This Week in Civic Tech: Week of July 24th
What is this? This week in civic tech is a roundup of wins, what's happening with the volunteers who power Code for America, and news from other organizations focused on making government work better for everyone.
Syracuse Mayor Stephanie Miner recently announced the launch of the City of Syracuse's first open data portal, called DataCuse. The tool is meant to be a central hub for residents to access open data, maps, and visualizations about their city, including vacant housing, water main breaks, repaired potholes, and other relevant information.
Vickie O'Dell and Mateo Clarke from Open Austin, Austin's Code for America brigade, (pictured above with City of Austin Chief Equity Officer Brion Oak and Chief Innovation Officer Kerry O'Connor) travelled to Washington, D.C. to present on the City of Austin's initiatives including, "Improving policy to address homelessness," at the Open Government Partnership (OGP) Subnational Pioneers conference. The OGP focuses on promoting transparency, empowering citizens, fighting corruption, and harnessing new technologies to strengthen governance. The event brought together participants from 15 countries who had to apply and be accepted to present on projects related to these objectives.
A team from the City and County of San Francisco spoke to volunteers at a Code for San Francisco hack night about the City's design and development process to build a digital service to apply for affordable housing. The service, which can be found on the DAHLIA San Francisco Housing Portal, is making it much easier for people to find and apply for affordable housing in San Francisco. A project of the the Mayor's Office of Housing and Community Development, the service has been used by more than 230,000 people to search for affordable housing since the initial MVP was released in February of 2016.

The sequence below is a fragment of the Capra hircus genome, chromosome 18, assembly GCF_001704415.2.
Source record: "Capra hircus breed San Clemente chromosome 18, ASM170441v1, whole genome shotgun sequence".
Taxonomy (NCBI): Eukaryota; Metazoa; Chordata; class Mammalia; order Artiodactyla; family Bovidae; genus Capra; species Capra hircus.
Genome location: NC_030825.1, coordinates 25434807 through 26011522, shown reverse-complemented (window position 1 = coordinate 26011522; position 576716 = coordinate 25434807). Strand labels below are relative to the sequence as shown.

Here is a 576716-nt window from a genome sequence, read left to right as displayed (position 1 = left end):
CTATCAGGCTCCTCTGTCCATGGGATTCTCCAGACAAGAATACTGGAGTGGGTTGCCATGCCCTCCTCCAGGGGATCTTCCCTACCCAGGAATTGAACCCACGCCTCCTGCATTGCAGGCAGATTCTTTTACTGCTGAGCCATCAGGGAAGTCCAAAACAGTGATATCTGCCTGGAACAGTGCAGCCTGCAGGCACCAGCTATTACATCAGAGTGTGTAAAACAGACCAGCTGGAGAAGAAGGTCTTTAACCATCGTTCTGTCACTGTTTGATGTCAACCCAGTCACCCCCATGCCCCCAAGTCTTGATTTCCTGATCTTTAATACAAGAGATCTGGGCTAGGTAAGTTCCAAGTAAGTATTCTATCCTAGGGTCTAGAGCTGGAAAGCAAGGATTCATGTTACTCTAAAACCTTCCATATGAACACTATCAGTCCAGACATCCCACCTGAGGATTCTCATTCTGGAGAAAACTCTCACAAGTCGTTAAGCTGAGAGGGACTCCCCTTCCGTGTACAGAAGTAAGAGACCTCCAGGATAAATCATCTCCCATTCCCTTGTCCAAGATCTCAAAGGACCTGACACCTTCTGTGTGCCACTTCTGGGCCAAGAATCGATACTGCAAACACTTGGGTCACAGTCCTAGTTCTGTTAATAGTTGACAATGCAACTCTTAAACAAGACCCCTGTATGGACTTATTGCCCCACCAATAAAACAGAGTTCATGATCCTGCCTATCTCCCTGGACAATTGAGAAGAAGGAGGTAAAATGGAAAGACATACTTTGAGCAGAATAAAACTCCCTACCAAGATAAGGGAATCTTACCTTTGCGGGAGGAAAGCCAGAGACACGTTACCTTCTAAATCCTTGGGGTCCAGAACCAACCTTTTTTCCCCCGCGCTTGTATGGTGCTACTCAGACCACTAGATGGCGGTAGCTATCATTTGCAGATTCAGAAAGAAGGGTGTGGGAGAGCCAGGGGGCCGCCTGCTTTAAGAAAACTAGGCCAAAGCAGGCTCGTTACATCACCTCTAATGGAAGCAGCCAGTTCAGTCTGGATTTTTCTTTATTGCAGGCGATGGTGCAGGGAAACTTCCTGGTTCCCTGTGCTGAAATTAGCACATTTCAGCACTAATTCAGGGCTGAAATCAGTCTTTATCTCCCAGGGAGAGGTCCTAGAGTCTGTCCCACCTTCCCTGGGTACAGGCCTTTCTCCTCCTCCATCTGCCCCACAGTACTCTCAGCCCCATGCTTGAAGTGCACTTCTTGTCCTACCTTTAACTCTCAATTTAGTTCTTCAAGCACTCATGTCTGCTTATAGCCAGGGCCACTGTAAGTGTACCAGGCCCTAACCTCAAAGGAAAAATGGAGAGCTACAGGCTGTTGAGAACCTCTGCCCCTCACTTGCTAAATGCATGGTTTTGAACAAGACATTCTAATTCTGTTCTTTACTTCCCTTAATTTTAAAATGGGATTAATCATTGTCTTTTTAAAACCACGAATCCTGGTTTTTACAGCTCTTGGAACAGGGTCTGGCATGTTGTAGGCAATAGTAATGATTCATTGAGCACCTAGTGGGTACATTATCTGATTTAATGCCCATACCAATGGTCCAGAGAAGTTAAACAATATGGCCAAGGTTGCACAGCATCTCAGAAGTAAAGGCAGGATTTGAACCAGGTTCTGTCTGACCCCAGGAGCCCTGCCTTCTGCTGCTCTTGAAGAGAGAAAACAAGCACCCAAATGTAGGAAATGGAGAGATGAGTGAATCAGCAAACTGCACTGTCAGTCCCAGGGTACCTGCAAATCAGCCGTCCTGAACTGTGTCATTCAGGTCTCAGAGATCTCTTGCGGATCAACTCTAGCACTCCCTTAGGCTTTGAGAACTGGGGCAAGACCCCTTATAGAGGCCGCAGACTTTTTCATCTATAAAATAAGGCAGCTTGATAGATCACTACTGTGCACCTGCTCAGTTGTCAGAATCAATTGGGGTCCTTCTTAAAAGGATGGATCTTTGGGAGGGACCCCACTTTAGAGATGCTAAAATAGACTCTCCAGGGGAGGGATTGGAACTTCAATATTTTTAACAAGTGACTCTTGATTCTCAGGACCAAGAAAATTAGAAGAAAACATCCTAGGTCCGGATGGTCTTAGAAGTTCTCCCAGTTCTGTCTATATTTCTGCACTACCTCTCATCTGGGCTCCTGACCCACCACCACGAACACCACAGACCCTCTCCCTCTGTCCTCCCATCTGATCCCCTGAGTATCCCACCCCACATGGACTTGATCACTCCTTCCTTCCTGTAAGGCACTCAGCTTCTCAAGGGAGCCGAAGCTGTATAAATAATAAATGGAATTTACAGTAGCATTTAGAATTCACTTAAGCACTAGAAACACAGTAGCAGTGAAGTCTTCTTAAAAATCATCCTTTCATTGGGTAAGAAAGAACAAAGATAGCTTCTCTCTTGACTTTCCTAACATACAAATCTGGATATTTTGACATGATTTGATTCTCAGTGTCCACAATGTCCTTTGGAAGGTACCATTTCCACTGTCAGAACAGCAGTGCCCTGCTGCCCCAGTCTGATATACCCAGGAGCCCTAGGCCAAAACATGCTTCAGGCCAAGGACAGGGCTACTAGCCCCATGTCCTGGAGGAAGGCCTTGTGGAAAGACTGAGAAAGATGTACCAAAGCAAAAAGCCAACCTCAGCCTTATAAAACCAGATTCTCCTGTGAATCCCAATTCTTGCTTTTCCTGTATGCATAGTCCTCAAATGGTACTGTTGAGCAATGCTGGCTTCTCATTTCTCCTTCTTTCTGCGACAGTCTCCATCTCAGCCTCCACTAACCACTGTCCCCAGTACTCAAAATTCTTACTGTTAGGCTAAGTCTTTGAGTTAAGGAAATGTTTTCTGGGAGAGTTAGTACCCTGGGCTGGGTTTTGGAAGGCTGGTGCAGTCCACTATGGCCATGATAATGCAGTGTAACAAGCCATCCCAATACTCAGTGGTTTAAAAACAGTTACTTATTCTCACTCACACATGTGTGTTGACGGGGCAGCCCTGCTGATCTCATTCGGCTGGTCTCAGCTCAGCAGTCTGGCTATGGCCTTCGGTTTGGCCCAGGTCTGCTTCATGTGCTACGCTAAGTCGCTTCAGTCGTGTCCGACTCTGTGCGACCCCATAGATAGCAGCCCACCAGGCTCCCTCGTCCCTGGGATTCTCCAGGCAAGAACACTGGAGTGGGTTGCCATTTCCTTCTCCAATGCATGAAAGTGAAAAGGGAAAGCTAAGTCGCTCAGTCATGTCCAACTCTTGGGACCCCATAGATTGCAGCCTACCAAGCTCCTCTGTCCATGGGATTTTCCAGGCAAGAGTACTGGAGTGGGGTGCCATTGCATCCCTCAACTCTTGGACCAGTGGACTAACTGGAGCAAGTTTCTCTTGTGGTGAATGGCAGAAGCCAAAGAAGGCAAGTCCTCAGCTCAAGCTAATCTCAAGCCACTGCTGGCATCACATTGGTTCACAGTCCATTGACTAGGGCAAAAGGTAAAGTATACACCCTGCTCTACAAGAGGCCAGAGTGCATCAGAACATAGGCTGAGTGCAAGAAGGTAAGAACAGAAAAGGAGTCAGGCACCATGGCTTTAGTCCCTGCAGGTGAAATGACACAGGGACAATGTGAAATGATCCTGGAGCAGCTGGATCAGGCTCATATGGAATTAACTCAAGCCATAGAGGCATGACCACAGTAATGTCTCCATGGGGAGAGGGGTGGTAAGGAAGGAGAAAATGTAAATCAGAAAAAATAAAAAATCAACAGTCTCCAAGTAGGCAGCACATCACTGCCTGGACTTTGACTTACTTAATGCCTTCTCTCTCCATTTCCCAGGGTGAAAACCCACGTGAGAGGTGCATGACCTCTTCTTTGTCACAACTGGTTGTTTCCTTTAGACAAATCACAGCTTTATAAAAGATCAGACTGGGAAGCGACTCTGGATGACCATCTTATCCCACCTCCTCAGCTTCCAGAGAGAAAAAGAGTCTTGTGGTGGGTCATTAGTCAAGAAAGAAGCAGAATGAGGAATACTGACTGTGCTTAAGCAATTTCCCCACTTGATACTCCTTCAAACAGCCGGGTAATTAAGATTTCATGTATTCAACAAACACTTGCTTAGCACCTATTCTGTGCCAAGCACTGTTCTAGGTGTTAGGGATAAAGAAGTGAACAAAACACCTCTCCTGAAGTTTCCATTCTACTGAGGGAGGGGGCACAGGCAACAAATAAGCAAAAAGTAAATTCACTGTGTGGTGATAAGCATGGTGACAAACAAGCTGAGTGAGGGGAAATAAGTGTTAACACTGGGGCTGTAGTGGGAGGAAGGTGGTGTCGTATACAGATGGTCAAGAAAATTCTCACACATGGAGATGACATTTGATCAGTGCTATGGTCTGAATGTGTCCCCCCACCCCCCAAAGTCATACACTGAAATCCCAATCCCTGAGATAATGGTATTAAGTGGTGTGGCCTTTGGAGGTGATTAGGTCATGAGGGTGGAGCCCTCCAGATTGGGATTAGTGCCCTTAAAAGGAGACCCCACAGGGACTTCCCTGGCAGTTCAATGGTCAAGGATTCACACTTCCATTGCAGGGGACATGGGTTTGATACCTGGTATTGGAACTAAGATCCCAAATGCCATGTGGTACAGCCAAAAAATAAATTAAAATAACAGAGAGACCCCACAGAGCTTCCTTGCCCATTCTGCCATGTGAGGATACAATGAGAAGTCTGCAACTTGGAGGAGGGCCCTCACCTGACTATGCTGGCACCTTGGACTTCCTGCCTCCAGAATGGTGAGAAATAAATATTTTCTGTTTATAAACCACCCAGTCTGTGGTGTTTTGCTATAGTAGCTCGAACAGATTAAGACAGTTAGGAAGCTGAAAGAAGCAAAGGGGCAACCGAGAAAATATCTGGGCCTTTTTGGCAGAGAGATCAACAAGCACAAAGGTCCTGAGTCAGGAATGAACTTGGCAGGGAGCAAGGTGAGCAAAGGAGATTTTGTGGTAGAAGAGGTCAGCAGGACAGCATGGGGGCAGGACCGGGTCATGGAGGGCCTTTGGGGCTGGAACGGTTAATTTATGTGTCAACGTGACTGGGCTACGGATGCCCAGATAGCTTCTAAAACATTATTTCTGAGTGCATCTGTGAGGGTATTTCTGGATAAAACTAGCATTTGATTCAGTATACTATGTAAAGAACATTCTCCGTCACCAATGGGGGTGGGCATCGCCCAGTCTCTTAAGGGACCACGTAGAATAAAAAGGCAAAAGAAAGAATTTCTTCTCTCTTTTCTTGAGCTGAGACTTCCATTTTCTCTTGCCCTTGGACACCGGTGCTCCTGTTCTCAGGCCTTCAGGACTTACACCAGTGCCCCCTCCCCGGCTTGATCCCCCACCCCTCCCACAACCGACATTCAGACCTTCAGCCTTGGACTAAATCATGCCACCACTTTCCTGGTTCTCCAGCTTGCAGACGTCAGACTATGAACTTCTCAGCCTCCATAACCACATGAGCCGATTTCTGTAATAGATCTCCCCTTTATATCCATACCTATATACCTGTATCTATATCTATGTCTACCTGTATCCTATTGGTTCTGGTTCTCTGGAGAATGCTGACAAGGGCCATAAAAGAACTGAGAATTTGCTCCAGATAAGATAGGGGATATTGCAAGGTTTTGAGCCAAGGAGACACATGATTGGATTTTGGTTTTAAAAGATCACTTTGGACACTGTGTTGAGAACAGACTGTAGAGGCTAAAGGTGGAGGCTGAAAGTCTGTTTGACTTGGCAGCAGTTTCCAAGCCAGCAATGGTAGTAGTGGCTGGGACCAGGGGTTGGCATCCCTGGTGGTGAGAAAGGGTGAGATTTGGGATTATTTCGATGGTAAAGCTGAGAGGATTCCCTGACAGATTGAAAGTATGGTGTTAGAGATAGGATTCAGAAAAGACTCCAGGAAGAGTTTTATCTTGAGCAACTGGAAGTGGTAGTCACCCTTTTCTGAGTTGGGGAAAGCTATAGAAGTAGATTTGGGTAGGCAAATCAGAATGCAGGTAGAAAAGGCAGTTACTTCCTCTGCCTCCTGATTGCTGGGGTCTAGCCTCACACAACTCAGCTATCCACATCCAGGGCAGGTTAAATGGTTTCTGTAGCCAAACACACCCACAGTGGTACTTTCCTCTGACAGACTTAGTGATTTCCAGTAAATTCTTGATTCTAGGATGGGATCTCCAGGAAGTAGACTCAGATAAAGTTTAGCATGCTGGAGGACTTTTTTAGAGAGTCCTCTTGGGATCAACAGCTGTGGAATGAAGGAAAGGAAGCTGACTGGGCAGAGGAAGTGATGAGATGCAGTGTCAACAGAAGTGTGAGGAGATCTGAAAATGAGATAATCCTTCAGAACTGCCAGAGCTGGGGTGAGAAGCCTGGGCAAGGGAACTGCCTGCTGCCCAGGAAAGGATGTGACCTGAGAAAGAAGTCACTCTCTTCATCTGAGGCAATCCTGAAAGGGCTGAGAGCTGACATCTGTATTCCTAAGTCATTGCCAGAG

Brigade member Matthew Gotth-Olsen mugs for the camera as Louisville Mayor Greg Fischer speaks to volunteers attending the Civic Data Alliance Internet of Things (IoT) hackathon on July 22. The hackathon projects included designing an API to measure neighborhood air quality, and other topics affecting their local community. Volunteers came from as far away as Maine and San Francisco to participate.
Code for America recently released the Tools for Government Hiring playbook, featured in a recent Route Fifty article, to support governments improve how they recruit and hire talent. The playbook was developed in partnership with Genevieve Gaudet of Nava and Dave Seliger of Public School and is based on interviews with hiring managers, job applicants, and HR departments across the country.
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